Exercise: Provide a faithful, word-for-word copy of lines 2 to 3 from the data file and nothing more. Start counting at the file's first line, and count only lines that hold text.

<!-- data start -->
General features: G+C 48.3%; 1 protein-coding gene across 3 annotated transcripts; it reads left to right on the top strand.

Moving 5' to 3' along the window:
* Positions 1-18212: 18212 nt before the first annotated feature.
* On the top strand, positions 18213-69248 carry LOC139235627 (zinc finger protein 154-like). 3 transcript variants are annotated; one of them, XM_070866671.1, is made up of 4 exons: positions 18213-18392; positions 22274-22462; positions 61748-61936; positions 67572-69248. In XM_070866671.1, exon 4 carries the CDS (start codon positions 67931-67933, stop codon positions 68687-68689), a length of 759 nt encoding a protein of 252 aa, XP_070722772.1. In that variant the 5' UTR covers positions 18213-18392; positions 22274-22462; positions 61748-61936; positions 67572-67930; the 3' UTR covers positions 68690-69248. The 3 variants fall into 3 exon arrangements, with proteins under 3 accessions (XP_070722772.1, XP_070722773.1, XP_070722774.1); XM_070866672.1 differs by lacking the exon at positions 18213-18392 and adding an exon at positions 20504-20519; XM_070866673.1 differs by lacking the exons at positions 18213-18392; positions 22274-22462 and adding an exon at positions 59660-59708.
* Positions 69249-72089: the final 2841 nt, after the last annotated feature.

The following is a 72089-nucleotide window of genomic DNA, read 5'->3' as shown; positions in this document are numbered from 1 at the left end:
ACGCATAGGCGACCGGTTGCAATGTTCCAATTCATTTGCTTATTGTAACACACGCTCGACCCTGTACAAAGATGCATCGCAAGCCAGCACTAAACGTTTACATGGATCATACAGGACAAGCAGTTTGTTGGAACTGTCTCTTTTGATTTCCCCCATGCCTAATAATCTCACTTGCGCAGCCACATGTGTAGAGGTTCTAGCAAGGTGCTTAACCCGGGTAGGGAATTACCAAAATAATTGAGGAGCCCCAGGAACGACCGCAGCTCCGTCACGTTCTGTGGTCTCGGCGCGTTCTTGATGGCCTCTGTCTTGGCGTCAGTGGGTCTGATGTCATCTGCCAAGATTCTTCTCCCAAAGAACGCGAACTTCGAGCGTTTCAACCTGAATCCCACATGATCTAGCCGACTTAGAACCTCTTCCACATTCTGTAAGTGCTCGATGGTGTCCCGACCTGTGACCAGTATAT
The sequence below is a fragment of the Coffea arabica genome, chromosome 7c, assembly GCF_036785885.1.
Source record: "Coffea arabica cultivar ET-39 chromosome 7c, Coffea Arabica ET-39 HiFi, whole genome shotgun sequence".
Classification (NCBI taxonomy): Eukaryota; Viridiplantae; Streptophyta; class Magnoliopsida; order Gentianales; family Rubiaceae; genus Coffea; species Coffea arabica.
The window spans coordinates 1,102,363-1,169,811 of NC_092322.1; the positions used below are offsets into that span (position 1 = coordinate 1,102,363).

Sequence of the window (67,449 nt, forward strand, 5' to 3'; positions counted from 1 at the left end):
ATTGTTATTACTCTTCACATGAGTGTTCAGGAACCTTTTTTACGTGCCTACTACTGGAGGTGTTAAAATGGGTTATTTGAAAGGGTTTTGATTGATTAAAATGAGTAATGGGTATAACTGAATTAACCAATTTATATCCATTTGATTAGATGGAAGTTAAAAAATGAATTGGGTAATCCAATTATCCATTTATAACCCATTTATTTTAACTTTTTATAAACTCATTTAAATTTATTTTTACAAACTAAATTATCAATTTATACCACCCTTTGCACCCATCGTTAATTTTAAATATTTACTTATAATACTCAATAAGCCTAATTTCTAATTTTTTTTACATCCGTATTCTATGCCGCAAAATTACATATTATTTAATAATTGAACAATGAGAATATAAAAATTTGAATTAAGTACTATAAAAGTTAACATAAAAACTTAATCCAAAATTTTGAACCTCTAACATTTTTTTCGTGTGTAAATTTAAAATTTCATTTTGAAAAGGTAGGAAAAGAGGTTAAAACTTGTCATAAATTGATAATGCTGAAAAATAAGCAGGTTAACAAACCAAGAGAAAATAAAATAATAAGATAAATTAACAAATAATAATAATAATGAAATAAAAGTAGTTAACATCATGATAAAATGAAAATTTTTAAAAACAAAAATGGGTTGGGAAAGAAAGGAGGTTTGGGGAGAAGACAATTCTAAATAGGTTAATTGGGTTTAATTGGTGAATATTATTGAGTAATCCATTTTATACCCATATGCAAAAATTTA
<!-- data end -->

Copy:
Moving 5' to 3' along the window:
* Positions 1-18212: 18212 nt before the first annotated feature.